Theater, no matter how brilliant, is nothing without an audience to watch it. Without that connection to the people who consume and connect with the performances, the messages and meanings designed to resonate with viewers cannot flourish.
That won’t be a problem this season though, as Chautauqua Theater Company leadership said this summer will feature one of the most accessible rosters of plays in recent memory.
The lineup this season consists of The Christians by Lucas Hnath, a show about confronting long-held beliefs and the repercussions that may come when those beliefs change; A Midsummer Night’s Dream, William Shakespeare’s lighthearted romp through a fairy-laden forest; and One Man, Two Guvnors by Richard Bean, which takes audiences on a comedic ride through Brighton in the 1960s.
Although shows like The Christians might seem intimidatingly introspective, CTC Managing Director Sarah Clare Corporandy said the play will have something for everyone.
“The Christians gives us a scenario where someone has changed their worldview and shows us what the process of that might be like, what some of the repercussions might be,” Corporandy said. “And I think everyone can relate to that on some level.”
And for those concerned that the dense language of Shakespeare’s play will serve as a barrier to access, that fear need not exist, as CTC is performing a rendition of A Midsummer Night’s Dream that has been translated into modern verse by the Oregon Shakespeare Festival.
CTC Artistic Director Andrew Borba tied the choice to use a modern translation back to connecting with all audiences, no matter who they are.
“It’s exactly that: accessibility,” he said. “It’s not about distrusting or throwing away Shakespeare’s work. That’s not what it is. But a lot of times, people spend moments in Hamlet wondering what a fartle is, which takes them out of the play instead of bringing them into it.”
In addition to updating the language, CTC will also take the show on the road, bringing A Midsummer Night’s Dream to Allen Park and River Walk in Jamestown, Lakeside Park in Mayville and the Southern Tier Brewing Company in Lakewood, as well as on Bestor Plaza.
Building on the underlying theme of accessibility, both One Man, Two Guvnors and The Christians will be running for three weeks, from July 26 to Aug. 11, and June 28 to July 14, respectively, in Bratton Theater. These three-week runs are a new model for CTC, up from its traditional practice of two-week runtimes. The schedule is designed to provide Chautauquans with more chances to see the shows.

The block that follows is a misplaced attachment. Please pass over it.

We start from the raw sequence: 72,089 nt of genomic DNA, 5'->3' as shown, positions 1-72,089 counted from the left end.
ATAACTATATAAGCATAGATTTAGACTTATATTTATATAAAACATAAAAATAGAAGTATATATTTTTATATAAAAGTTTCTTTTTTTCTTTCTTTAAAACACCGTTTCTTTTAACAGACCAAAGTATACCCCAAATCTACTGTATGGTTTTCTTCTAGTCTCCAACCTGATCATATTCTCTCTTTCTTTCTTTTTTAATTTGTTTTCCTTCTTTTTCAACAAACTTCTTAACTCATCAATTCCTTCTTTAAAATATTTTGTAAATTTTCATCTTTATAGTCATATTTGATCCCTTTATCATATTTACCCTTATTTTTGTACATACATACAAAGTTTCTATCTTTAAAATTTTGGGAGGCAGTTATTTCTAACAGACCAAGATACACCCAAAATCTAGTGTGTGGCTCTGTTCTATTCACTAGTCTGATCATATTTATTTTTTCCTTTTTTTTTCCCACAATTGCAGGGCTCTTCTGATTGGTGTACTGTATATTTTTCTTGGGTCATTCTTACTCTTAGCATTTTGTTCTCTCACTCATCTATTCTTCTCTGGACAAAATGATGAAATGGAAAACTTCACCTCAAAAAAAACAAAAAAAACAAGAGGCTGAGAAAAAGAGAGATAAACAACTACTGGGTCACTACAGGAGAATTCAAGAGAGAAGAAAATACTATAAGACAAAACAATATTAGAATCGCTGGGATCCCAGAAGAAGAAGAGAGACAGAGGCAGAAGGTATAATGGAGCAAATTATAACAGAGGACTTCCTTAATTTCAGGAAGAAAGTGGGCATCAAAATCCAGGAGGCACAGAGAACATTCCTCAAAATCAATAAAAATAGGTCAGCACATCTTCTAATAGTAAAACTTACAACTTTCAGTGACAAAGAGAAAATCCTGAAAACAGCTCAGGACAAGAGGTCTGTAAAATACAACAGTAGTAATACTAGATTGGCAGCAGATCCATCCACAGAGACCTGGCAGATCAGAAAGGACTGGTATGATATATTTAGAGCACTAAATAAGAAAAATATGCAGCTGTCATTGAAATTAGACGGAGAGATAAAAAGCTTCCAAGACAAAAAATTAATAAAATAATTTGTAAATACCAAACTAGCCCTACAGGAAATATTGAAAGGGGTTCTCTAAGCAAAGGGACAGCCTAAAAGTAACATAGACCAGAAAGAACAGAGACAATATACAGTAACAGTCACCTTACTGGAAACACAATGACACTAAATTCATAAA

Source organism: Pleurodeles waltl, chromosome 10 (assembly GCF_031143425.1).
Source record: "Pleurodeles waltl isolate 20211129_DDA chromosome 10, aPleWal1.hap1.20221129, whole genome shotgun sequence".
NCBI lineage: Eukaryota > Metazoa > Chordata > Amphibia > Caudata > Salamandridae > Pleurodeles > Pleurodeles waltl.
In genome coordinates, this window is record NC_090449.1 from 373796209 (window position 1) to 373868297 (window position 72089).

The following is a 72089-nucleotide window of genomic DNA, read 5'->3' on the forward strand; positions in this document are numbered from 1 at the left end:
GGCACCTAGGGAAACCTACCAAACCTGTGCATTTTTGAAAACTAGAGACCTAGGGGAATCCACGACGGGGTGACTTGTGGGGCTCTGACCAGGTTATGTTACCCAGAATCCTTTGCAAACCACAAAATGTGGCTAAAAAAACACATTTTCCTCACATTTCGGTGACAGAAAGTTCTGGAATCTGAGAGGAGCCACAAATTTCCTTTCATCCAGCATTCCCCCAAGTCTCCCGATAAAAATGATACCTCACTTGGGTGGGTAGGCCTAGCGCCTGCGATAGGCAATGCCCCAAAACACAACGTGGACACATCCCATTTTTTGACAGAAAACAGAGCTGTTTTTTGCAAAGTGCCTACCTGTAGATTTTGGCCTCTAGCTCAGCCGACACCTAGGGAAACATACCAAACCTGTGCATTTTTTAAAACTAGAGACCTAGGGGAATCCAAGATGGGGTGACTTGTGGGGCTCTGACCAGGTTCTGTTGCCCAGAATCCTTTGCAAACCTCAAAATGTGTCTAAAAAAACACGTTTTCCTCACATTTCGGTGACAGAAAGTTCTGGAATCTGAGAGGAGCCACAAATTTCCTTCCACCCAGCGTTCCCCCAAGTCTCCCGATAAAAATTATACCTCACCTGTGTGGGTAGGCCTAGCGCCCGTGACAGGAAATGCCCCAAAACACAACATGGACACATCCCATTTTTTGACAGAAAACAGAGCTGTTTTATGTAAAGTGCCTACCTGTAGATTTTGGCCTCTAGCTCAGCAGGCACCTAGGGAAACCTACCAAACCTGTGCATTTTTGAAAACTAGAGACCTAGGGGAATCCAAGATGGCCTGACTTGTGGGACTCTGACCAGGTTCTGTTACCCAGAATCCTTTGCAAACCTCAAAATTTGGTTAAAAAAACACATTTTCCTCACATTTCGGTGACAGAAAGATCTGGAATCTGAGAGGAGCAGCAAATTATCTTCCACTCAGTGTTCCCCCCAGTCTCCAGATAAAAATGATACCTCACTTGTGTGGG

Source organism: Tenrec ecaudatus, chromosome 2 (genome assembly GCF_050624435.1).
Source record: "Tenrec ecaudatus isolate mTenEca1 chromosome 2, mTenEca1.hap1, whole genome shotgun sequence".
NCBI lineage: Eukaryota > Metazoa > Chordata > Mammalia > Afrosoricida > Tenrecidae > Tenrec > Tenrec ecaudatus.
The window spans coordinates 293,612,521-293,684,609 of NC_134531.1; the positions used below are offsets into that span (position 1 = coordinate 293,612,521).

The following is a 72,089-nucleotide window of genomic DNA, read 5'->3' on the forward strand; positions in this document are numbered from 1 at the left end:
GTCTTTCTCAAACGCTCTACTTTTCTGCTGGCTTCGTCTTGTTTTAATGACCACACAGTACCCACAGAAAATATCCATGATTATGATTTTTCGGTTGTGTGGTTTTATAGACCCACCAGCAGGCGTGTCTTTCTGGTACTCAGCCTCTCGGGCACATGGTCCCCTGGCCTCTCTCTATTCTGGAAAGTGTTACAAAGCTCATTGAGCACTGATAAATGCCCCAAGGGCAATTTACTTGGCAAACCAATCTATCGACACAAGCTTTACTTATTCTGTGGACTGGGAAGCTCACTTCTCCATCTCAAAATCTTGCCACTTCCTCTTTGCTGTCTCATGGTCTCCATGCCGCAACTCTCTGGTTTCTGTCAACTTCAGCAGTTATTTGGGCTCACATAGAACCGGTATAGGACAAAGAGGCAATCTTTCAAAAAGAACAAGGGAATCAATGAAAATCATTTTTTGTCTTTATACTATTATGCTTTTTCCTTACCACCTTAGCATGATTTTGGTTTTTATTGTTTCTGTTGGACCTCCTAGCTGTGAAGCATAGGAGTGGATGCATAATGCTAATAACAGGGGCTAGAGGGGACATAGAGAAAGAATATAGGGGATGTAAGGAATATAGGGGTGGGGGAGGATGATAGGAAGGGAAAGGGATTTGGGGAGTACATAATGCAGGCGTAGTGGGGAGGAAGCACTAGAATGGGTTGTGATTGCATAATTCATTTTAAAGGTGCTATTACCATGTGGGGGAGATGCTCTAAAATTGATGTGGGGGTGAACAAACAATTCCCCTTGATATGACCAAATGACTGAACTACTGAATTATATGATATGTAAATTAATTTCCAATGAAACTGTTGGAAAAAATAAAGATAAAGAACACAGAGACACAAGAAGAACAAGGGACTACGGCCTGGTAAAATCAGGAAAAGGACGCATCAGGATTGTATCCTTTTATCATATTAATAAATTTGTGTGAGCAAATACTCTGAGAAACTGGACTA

Additionally, A Midsummer Night’s Dream will run from June 25 to July 31, giving audiences ample time to attend a performance.
CTC will also produce three plays as part of their New Play Workshop. How The Light Gets In by E.M. Lewis is a romantic comedy about four unlikely individuals connecting with one another after one faces disaster. On the Exhale by Martin Zimmerman is a deep, intimate show that examines the issue of gun violence through the eyes of a mother who finds herself inexplicably drawn to the weapon she once despised. Agent 355 is the first musical to be workshopped, and follows a contemporary, all-female band as they try to discover the identity of an unnamed female spy who helped lead George Washington’s armies to victory in the American Revolution.
Such a diverse lineup of shows presents an opportunity for audience members to find the experience that best fits their interests.
“They’re six, very different, unique experiences,” Corporandy said. “Every time you sit down in Bratton, or you go out into Bestor and see the Shakespeare, it’s going to have the CTC stamp on it, but it’s going to be a completely different experience.”
Many of this season’s plays will also put heavier emphasis on an aspect of theater the company does not typically focus on: music.
From the Motet Choir performing on-stage in The Christians, to the live skiffle band that will perform period music for One Man, Two Guvnors, to the fully musical nature of Agent 355, CTC will be providing audiences with a season unlike any that have come before it.
Borba has strong opinions as to what live music adds to a performance.
“Everything,” he said. “Which is why we’re so excited about it. It literally moves you. You are experiencing vibrations that you weren’t experiencing before you came into the theater.”
So whether it takes the form of Shakespearean fairies speaking modern English, an introspective evening set to the sounds of the Chautauqua Choir or a glimpse at any of the newer plays being workshopped in the NPW series, Borba and Corporandy said this season of theater performances boasts offerings for a variety of audiences.
The season kicks off with the opening night of A Midsummer Night’s Dream at 4 p.m. Tuesday on Bestor Plaza, followed by the opening of The Christians at 8 p.m. Friday in Bratton Theater.